6 Tips To Drive E-Commerce Sales without Discounting

6 Tips To Drive E-Commerce Sales without Discounting

Sale! The mere mention of the word causes a flutter of excitement in the minds of some customers. But offering a reduced price presents a Pandora’s Box of potential problems that may hurt your company in more ways than one. 

Discounting shouldn’t be your ultimate strategy to drive more sales. Because you might not be realizing how discounting hurts brand image,

In the minds of your customers, quality and pricing are not separate entities – they are rather intertwined. And this is precisely what Dan Ariely discusses in his book  Predictably Irrational: The Hidden Forces That Shape Our Decisions. 

“Price can change experience. If we see a discounted item, we will instinctively assume that its quality is less than that of a full-price item – and then, in fact, we will make it so.

Once a buyer considers you like a bargain brand with low-quality products, that perception will likely last forever. There are plenty of reasons why it is a catastrophe you need to get yourself out of. Here are some we both can agree on.

Discounting Invites Bargain Hunters:

When you use discounts to incentivize purchases, you make “Bargain Hunters” a greater part of your customer base. As a result, you become reliant on their purchases to keep your business afloat. 

However, as you are fully aware, bargain seekers are far less profitable than “The Loyal Crowd.” To put it in numbers, 80% of profits come from 20% of a company’s loyal customers. 

The bottom line is: bargain hunters will never develop an emotional attachment to your brand. Thus, chasing them with discounts will only bring you some petty cash, not long-term profit.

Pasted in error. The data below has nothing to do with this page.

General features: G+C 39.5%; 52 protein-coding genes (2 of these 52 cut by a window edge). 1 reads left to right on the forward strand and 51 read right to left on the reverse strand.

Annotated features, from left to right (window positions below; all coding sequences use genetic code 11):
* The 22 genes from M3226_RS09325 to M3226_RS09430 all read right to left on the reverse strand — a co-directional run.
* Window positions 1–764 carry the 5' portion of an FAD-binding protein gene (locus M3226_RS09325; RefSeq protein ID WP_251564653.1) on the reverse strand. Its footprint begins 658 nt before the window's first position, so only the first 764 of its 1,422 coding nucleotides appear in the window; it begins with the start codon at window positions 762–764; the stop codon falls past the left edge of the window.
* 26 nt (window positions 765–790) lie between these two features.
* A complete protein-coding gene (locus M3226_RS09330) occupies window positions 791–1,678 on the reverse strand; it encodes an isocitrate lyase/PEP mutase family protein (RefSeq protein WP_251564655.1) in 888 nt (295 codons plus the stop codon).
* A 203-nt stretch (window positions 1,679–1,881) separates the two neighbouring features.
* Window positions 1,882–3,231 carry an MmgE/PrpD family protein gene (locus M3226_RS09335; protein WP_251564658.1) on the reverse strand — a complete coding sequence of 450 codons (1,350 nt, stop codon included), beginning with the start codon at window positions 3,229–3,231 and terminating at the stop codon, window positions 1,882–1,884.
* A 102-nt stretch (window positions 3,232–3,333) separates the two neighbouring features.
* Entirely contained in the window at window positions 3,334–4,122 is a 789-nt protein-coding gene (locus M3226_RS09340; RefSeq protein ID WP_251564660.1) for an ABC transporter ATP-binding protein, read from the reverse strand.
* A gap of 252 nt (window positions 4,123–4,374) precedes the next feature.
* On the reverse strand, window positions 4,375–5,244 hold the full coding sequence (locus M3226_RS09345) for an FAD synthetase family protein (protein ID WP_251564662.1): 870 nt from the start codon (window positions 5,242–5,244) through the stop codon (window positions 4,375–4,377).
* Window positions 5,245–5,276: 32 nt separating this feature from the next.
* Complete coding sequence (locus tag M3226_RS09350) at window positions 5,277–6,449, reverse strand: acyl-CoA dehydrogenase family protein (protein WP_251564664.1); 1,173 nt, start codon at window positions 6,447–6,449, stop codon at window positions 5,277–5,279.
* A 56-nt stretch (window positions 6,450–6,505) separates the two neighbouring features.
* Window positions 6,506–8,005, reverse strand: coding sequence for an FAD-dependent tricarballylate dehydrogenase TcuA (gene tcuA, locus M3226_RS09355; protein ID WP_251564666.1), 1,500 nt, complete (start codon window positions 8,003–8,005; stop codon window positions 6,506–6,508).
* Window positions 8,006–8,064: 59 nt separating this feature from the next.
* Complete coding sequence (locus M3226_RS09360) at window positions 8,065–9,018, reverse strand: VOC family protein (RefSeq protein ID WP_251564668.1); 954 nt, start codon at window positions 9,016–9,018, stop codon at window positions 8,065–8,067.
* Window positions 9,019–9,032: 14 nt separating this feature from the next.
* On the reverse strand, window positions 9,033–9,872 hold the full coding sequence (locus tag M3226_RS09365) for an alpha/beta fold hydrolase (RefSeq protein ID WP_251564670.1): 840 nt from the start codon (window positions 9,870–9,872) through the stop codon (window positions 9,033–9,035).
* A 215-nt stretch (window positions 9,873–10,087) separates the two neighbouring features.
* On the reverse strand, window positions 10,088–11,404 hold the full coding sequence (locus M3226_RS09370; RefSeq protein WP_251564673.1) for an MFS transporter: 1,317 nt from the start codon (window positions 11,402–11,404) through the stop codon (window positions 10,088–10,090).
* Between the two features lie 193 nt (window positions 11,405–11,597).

Discounting Sets Wrong Expectations:

If you recall the 2008 financial crisis, retailers were compelled to drop prices by up to 80% to attract buyers. And over time, customers developed an ingrained belief that “The discounted price is the justified price.” 

Take, for example, the case of JC Penny. In 2012, the company abandoned discounts in favor of an “everyday” low pricing approach, which backfired miserably, costing the company billions in sales. 

Finally, JC Penny was compelled to revert to its prior discounting and sales tactics.

The issue was that discounts became synonymous with JC Penny. And when they were discarded, customers felt as if they had no incentive from purchasing there.

Discounting Drains Profit:

No matter how much you dress it up – and even if you pretend to be fine with it — price cuts sting. You’ve invested a great deal of time and effort into your business, and it’s a tremendous letdown to receive next to nothing in return.

And the drawbacks of discounts don’t end there. 

To maintain the minimum margins after selling at a discount, you may consider cutting corners — even compromise the quality of your goods.

Discounting Alienates Loyal Customers:

Despite having other alternatives, loyal customers stick with your brand because they believe they receive a superior product. 

So as to, they don’t hesitate to appreciate the superior value at full price.